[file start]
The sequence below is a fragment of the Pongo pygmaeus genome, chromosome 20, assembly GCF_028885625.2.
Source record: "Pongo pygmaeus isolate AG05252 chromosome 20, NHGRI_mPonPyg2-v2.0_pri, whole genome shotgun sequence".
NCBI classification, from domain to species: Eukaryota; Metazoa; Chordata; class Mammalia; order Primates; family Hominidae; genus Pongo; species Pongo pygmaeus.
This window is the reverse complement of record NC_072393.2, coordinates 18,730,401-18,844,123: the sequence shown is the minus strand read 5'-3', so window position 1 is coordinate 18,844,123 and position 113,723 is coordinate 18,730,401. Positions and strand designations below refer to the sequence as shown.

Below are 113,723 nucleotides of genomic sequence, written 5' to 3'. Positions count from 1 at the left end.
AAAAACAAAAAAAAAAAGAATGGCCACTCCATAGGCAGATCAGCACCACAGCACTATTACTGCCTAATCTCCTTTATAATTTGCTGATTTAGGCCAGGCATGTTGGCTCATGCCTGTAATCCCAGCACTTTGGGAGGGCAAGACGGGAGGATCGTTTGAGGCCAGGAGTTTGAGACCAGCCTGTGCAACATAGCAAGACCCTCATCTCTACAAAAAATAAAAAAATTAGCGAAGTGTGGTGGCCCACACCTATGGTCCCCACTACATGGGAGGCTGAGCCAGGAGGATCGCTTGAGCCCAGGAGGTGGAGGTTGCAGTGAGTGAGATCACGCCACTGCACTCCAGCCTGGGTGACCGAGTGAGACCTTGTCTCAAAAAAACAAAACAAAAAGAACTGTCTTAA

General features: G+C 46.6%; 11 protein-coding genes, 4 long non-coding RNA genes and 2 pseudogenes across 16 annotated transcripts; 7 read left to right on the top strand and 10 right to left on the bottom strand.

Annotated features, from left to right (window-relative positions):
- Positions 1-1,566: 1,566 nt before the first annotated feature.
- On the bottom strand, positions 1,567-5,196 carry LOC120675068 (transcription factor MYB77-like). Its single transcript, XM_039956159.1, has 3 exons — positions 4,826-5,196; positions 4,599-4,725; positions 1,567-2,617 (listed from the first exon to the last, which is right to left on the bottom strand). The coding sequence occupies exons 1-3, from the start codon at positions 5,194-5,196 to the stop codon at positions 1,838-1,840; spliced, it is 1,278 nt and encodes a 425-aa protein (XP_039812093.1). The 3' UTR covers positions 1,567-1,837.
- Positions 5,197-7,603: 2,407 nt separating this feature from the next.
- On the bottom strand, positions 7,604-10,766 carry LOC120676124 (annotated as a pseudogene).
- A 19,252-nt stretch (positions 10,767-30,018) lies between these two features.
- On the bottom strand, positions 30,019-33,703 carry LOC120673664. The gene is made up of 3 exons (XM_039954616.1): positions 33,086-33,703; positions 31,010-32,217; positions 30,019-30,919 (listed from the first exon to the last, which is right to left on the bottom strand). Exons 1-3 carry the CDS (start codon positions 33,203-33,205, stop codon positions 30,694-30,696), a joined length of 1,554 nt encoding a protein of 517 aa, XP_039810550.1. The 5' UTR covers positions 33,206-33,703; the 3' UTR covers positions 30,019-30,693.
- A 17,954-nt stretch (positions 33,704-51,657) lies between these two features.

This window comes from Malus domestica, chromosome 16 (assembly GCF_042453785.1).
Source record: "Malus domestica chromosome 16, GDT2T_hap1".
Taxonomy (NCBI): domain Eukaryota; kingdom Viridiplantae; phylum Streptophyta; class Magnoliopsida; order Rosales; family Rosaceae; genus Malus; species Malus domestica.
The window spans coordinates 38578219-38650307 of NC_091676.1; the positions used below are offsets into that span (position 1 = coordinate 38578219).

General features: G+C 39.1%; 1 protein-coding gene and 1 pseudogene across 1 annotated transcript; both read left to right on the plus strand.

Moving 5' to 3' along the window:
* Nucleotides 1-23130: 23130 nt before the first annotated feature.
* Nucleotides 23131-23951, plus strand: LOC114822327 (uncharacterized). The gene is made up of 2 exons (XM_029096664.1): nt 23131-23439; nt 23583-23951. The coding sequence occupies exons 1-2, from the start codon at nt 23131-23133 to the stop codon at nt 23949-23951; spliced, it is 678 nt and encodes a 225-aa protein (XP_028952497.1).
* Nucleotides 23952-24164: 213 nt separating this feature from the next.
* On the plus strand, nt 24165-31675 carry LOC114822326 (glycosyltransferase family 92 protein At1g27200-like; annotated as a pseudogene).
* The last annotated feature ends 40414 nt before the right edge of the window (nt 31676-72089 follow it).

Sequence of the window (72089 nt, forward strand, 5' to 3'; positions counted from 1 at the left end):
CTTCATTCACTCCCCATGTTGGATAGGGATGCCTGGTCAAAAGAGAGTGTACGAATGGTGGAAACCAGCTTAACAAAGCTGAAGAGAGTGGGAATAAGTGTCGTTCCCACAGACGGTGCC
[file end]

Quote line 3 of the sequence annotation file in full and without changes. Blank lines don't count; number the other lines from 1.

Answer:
NCBI classification, from domain to species: Eukaryota; Metazoa; Chordata; class Mammalia; order Primates; family Hominidae; genus Pongo; species Pongo pygmaeus.